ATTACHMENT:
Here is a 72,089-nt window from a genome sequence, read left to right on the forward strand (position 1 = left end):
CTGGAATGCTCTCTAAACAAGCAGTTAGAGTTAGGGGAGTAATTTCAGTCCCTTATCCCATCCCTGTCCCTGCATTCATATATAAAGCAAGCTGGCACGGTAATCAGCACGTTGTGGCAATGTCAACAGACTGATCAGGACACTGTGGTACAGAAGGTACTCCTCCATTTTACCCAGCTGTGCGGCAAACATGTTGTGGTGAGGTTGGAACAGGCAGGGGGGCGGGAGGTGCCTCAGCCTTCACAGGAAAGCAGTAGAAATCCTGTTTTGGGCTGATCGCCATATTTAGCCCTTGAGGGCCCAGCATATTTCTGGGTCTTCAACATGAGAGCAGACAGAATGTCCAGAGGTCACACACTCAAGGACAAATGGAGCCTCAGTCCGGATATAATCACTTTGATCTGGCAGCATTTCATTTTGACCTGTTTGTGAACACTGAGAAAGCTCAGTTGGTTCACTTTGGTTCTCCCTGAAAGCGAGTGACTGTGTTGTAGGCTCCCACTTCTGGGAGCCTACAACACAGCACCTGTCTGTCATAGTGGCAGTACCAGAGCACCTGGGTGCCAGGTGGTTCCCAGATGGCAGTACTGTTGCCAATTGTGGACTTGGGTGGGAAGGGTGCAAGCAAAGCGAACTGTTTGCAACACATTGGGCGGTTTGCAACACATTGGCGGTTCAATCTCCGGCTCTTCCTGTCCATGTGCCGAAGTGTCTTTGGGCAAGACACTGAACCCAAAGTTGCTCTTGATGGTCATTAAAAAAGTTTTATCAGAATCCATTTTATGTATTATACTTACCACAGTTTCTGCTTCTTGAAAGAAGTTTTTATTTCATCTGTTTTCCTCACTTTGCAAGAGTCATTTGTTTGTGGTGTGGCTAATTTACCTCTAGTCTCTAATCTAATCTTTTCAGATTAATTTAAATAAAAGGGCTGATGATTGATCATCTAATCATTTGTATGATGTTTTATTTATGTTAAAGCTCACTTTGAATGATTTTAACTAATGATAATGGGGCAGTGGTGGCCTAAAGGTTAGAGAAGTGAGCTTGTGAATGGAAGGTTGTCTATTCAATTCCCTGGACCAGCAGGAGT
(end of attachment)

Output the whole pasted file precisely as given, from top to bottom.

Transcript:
Here is a 72,089-nt window from a genome sequence, read left to right on the forward strand (position 1 = left end):
CTGGAATGCTCTCTAAACAAGCAGTTAGAGTTAGGGGAGTAATTTCAGTCCCTTATCCCATCCCTGTCCCTGCATTCATATATAAAGCAAGCTGGCACGGTAATCAGCACGTTGTGGCAATGTCAACAGACTGATCAGGACACTGTGGTACAGAAGGTACTCCTCCATTTTACCCAGCTGTGCGGCAAACATGTTGTGGTGAGGTTGGAACAGGCAGGGGGGCGGGAGGTGCCTCAGCCTTCACAGGAAAGCAGTAGAAATCCTGTTTTGGGCTGATCGCCATATTTAGCCCTTGAGGGCCCAGCATATTTCTGGGTCTTCAACATGAGAGCAGACAGAATGTCCAGAGGTCACACACTCAAGGACAAATGGAGCCTCAGTCCGGATATAATCACTTTGATCTGGCAGCATTTCATTTTGACCTGTTTGTGAACACTGAGAAAGCTCAGTTGGTTCACTTTGGTTCTCCCTGAAAGCGAGTGACTGTGTTGTAGGCTCCCACTTCTGGGAGCCTACAACACAGCACCTGTCTGTCATAGTGGCAGTACCAGAGCACCTGGGTGCCAGGTGGTTCCCAGATGGCAGTACTGTTGCCAATTGTGGACTTGGGTGGGAAGGGTGCAAGCAAAGCGAACTGTTTGCAACACATTGGGCGGTTTGCAACACATTGGCGGTTCAATCTCCGGCTCTTCCTGTCCATGTGCCGAAGTGTCTTTGGGCAAGACACTGAACCCAAAGTTGCTCTTGATGGTCATTAAAAAAGTTTTATCAGAATCCATTTTATGTATTATACTTACCACAGTTTCTGCTTCTTGAAAGAAGTTTTTATTTCATCTGTTTTCCTCACTTTGCAAGAGTCATTTGTTTGTGGTGTGGCTAATTTACCTCTAGTCTCTAATCTAATCTTTTCAGATTAATTTAAATAAAAGGGCTGATGATTGATCATCTAATCATTTGTATGATGTTTTATTTATGTTAAAGCTCACTTTGAATGATTTTAACTAATGATAATGGGGCAGTGGTGGCCTAAAGGTTAGAGAAGTGAGCTTGTGAATGGAAGGTTGTCTATTCAATTCCCTGGACCAGCAGGAGT